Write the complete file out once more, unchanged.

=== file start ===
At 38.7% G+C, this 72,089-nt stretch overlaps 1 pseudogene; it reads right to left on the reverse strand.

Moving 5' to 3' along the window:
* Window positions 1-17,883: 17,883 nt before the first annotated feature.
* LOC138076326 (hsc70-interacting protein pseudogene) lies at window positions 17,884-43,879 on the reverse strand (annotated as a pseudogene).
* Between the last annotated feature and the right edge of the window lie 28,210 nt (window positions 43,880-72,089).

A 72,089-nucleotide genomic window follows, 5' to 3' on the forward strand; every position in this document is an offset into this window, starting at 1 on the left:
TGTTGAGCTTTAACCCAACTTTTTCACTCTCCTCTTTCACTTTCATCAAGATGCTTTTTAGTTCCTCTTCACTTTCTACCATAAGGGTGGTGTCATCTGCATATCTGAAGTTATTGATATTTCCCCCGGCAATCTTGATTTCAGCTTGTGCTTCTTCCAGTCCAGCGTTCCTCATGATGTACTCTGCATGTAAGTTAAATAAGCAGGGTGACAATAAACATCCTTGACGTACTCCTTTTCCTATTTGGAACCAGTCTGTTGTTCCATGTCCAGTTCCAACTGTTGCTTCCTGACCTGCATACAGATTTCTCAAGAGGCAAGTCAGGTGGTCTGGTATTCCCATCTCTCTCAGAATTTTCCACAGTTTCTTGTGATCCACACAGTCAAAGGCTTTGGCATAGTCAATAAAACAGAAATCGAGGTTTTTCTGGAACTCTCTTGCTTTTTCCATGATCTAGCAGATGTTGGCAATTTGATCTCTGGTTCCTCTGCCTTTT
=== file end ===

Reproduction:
At 38.7% G+C, this 72,089-nt stretch overlaps 1 pseudogene; it reads right to left on the reverse strand.

Moving 5' to 3' along the window:
* Window positions 1-17,883: 17,883 nt before the first annotated feature.
* LOC138076326 (hsc70-interacting protein pseudogene) lies at window positions 17,884-43,879 on the reverse strand (annotated as a pseudogene).
* Between the last annotated feature and the right edge of the window lie 28,210 nt (window positions 43,880-72,089).

A 72,089-nucleotide genomic window follows, 5' to 3' on the forward strand; every position in this document is an offset into this window, starting at 1 on the left:
TGTTGAGCTTTAACCCAACTTTTTCACTCTCCTCTTTCACTTTCATCAAGATGCTTTTTAGTTCCTCTTCACTTTCTACCATAAGGGTGGTGTCATCTGCATATCTGAAGTTATTGATATTTCCCCCGGCAATCTTGATTTCAGCTTGTGCTTCTTCCAGTCCAGCGTTCCTCATGATGTACTCTGCATGTAAGTTAAATAAGCAGGGTGACAATAAACATCCTTGACGTACTCCTTTTCCTATTTGGAACCAGTCTGTTGTTCCATGTCCAGTTCCAACTGTTGCTTCCTGACCTGCATACAGATTTCTCAAGAGGCAAGTCAGGTGGTCTGGTATTCCCATCTCTCTCAGAATTTTCCACAGTTTCTTGTGATCCACACAGTCAAAGGCTTTGGCATAGTCAATAAAACAGAAATCGAGGTTTTTCTGGAACTCTCTTGCTTTTTCCATGATCTAGCAGATGTTGGCAATTTGATCTCTGGTTCCTCTGCCTTTT